Amazing Spider-Man, Part 2

In this Part 2 of a two-part analysis of The Amazing Spider-Man’s struggle to be as good of  a movie as I wanted it to be, I focus on the villain and the overall effect of the underdeveloped themes. It picks up right where Part 1 left off, so here’s a link.

Speaking of the Lizard, he was one of the most heavily criticized parts of the movie, and for good reason; not only was the monster design really boring, but this was a woefully undeveloped villain character as well, which is a shame considering Rhys Ifans’ very solid performance. The Lizard had a great potential motivation, but they didn’t capitalize on it very well. Instead, they explained his actual, boring motivation by having him talk to himself – something that never happens before that scene, nor after. If that didn’t make it clear enough for you, they also have Dr. Connors’ recordings tell you his motivation again when Spidey finds the Lizard’s lair.

If you know a little bit about film-making, you know the golden rule is ‘show, don’t tell.’ Unfortunately, TASM has to tell us why the Lizard does what he does. Even then it only explains part of his actions (if he needed Spider-Man out of the way to gas the city, why does he proceed to do so after failing to off him? If he doesn’t need him out of the way, why did he attack him at school?). This was a major red flag when I saw it. Mystery villains aside, f you don’t think your villain’s motivation can be communicated without dead-pan explanation, well, you need to think harder about your villain until it can.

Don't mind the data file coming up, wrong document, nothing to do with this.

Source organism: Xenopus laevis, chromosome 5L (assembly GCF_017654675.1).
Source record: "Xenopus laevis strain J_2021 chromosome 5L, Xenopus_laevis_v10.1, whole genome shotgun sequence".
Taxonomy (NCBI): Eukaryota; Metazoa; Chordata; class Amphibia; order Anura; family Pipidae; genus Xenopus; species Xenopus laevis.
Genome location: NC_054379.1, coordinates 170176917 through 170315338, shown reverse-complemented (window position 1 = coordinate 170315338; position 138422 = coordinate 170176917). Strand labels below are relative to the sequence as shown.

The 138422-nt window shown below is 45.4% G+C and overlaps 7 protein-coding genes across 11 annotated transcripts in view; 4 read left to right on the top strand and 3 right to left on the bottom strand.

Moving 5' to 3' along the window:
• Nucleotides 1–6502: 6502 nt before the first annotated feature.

If you’ve read my article on Loki, you know that an engaging villain is just as important to the story as an engaging hero. So how can we make Connors’ transformation into the Lizard an engaging moment, not just a necessary plot development to give Spidey someone to fight? First, we need to identify what the Lizard’s motivation actually is: According to his internal monologues, he finds being the Lizard isn’t just about getting his arm back, it’s more satisfying and rewarding than being human in pretty much every way. He enjoys the thrill of being the Lizard, and figures everyone else will, too.

That’s a good starting point, but I don’t really think it would catapult someone to forcibly evolve the entire city against their will. I am of the belief that villainous deeds are the result of psychological insecurity; the Joker tries to break the minds of others to justify his own psychopathy, Magneto attempts to eradicate mankind to prevent the widespread abuse and slaughter of mutants he fears will come, and Loki tries to conquer Earth to assuage his bruised pride. What, then, could the Lizard’s villainous flaw be?